Recently launched open source initiative is gathering impressive support
Infrastructure giant EMC and its subsidiary VMware have joined the Open Platform for NFV (OPNFV) - a collaborative project run by the Linux Foundation to advance the state of Network Function Virtualization.
EMC will support OPNFV as a platinum sponsor – which means it will have to contribute both cash and developers in return for a seat on the board.
“Open collaboration allows for a range of perspectives and opinions to be heard and debated via code,” said Heather Kirksey, director of OPNFV. “We’re seeing industry leaders unite around OPNFV as the place to have those debates and the result will be a stronger platform for all.”
A mobile base station
Source: Thinkstock / Venturecx
Fashion for Open
NFV aims to replace expensive, specialized hardware with commodity servers that can serve the same functions through software, doing to telecommunications what Software-Defined Networking (SDN) has done to traditional IT.
NFV infrastructure should be cheaper and easier to configure. It could increase speed-to-market for new services and enable operators to locate their network infrastructure at the data center of their choice. But despite the apparent benefits, this approach is yet to find mainstream adoption.
OPNFV was established last year with the aim of creating an open source reference platform, orchestration layer and APIs for NFV that would benefit the industry at large.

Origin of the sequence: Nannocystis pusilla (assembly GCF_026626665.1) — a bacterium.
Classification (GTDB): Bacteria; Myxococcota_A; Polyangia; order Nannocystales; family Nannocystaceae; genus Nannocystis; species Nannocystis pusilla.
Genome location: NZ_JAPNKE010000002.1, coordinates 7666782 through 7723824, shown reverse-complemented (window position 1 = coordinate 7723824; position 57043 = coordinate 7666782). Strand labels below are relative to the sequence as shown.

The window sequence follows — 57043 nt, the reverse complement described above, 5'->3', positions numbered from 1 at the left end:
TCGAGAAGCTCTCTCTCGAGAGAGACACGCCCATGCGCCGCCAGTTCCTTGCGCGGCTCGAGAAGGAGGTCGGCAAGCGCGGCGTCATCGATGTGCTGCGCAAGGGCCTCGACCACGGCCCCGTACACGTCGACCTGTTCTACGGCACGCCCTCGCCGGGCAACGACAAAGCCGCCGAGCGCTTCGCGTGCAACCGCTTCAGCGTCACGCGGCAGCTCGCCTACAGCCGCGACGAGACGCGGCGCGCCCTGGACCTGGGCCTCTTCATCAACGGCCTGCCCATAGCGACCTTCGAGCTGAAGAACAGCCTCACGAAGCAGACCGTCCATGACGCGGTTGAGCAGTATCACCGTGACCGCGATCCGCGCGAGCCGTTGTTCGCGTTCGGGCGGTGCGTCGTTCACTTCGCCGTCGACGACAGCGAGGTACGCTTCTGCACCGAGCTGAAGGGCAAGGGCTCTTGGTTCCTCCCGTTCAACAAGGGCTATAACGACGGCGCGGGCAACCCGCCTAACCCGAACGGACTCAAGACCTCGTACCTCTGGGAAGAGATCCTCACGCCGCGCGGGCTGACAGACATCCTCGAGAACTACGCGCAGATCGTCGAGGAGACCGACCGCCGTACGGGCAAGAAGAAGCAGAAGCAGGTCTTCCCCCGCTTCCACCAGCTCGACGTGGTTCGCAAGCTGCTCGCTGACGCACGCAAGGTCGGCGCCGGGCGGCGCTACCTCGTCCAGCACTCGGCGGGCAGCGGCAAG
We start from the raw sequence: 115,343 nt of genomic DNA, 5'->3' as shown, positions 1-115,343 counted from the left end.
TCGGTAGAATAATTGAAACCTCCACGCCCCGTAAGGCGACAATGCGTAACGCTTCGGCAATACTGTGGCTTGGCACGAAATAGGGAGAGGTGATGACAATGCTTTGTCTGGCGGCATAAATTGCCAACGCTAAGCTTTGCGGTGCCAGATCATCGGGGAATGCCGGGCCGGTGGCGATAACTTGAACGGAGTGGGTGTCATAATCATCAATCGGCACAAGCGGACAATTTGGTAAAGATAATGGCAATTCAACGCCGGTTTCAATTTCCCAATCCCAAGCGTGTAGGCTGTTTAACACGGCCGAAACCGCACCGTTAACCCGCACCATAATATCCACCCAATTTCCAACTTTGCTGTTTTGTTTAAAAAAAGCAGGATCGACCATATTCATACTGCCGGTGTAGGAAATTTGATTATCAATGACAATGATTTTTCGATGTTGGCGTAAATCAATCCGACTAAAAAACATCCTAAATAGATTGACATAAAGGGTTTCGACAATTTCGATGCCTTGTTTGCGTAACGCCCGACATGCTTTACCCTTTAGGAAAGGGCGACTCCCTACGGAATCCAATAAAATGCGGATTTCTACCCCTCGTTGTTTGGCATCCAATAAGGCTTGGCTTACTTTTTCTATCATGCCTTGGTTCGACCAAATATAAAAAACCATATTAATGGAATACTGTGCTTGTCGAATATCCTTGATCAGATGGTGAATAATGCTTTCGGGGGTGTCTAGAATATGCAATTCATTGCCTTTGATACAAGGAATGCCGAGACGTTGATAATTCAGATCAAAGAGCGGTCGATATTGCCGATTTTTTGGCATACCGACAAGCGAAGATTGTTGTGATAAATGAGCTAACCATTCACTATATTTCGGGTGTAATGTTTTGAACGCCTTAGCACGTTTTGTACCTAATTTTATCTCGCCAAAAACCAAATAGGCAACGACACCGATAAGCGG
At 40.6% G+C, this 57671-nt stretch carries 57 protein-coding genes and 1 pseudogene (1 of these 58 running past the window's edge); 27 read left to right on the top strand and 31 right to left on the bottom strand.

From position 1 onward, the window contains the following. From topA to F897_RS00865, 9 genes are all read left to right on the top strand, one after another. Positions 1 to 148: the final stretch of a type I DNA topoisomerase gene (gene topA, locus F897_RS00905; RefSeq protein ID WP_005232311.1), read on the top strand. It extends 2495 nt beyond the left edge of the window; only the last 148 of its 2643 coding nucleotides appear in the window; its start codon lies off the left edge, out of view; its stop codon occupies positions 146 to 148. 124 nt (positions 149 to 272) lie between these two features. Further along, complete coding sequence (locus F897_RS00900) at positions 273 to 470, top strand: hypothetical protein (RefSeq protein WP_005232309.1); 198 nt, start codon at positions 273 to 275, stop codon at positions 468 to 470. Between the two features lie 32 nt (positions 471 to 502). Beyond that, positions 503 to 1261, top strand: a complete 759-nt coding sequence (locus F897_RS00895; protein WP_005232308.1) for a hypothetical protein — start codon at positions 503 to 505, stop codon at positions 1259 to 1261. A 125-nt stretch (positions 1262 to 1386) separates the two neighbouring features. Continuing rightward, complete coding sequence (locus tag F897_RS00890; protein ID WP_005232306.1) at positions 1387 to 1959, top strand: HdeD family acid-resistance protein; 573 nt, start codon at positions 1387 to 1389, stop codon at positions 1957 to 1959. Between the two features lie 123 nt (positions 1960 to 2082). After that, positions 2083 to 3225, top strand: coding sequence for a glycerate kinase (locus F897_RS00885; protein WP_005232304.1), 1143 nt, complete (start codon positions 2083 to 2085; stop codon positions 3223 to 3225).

Its members already include some of the largest names in networking, both on the supplier and carrier side: AT&T, Brocade, China Mobile, Cisco, Dell, Ericsson, HP, Huawei, IBM, Intel, Juniper Networks, Nokia Networks, DOCOMO, Red Hat, Telecom Italia, Vodafone and ZTE.
EMC and VMware will join this extensive list, contributing their expertise in network management and virtualization. EMC will support OPNFV as a platinum member, which means it will pay in $200,000 annually for at least two years, and donate a minimum of two full-time developers.
VMware’s contribution will be more modest – as a silver member, it will pay in between $25,000 and $50,000, without the requirement to provide developers.
“EMC is pleased to be part of OPNFV and to support its mission to use open source in order to accelerate the evolution of NFV for the unique needs of the telecom industry during this time of massive change,” said David Hudson, senior director of the Communication Service Provider Group at EMC.
“Today EMC provides unique capabilities that enable carriers to optimize operations and monetize real-time data. Through our participation in OPNFV, we’re committed to innovating for the future as we work closely with EMC’s federation of businesses to build an NFV platform with differentiation at all levels of the stack.”
As part of the arrangement Paul To, EMC’s director of Cloud and NFV, will join OPNFV’s board of directors as well as its Technical Steering Committee.
Earlier this month at EMC World conference in Las Vegas, the company spoke at length about its drive towards ‘open’ technologies – an unusual sentiment for a vendor that built its fortunes on proprietary hardware.
At the same event, EMC released an open source version of its ViPR storage controller, dubbed ‘CopprHD’ – its first ever open source contribution based on a commercial product.